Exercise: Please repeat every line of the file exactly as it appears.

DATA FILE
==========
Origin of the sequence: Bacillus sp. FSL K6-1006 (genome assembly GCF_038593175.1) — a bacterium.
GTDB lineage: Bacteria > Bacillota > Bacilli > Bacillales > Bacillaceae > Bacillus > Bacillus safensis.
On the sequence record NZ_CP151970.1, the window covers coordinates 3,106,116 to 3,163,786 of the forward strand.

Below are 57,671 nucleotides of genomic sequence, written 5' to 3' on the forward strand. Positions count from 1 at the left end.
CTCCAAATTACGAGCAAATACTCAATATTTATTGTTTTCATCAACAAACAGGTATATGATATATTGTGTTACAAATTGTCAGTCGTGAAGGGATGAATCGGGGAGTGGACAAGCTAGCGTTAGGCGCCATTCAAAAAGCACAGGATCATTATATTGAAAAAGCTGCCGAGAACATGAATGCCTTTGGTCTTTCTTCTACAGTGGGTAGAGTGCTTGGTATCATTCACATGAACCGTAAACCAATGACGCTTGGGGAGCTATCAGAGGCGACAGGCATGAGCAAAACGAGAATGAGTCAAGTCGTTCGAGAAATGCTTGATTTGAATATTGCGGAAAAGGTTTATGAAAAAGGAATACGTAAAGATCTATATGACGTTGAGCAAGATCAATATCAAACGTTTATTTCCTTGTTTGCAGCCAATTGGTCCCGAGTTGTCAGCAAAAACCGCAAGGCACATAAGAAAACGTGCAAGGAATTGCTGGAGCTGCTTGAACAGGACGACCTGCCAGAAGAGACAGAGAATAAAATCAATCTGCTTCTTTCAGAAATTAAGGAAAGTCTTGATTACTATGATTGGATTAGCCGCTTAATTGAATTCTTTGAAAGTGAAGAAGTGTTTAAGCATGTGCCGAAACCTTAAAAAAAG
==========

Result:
Origin of the sequence: Bacillus sp. FSL K6-1006 (genome assembly GCF_038593175.1) — a bacterium.
GTDB lineage: Bacteria > Bacillota > Bacilli > Bacillales > Bacillaceae > Bacillus > Bacillus safensis.
On the sequence record NZ_CP151970.1, the window covers coordinates 3,106,116 to 3,163,786 of the forward strand.

Below are 57,671 nucleotides of genomic sequence, written 5' to 3' on the forward strand. Positions count from 1 at the left end.
CTCCAAATTACGAGCAAATACTCAATATTTATTGTTTTCATCAACAAACAGGTATATGATATATTGTGTTACAAATTGTCAGTCGTGAAGGGATGAATCGGGGAGTGGACAAGCTAGCGTTAGGCGCCATTCAAAAAGCACAGGATCATTATATTGAAAAAGCTGCCGAGAACATGAATGCCTTTGGTCTTTCTTCTACAGTGGGTAGAGTGCTTGGTATCATTCACATGAACCGTAAACCAATGACGCTTGGGGAGCTATCAGAGGCGACAGGCATGAGCAAAACGAGAATGAGTCAAGTCGTTCGAGAAATGCTTGATTTGAATATTGCGGAAAAGGTTTATGAAAAAGGAATACGTAAAGATCTATATGACGTTGAGCAAGATCAATATCAAACGTTTATTTCCTTGTTTGCAGCCAATTGGTCCCGAGTTGTCAGCAAAAACCGCAAGGCACATAAGAAAACGTGCAAGGAATTGCTGGAGCTGCTTGAACAGGACGACCTGCCAGAAGAGACAGAGAATAAAATCAATCTGCTTCTTTCAGAAATTAAGGAAAGTCTTGATTACTATGATTGGATTAGCCGCTTAATTGAATTCTTTGAAAGTGAAGAAGTGTTTAAGCATGTGCCGAAACCTTAAAAAAAG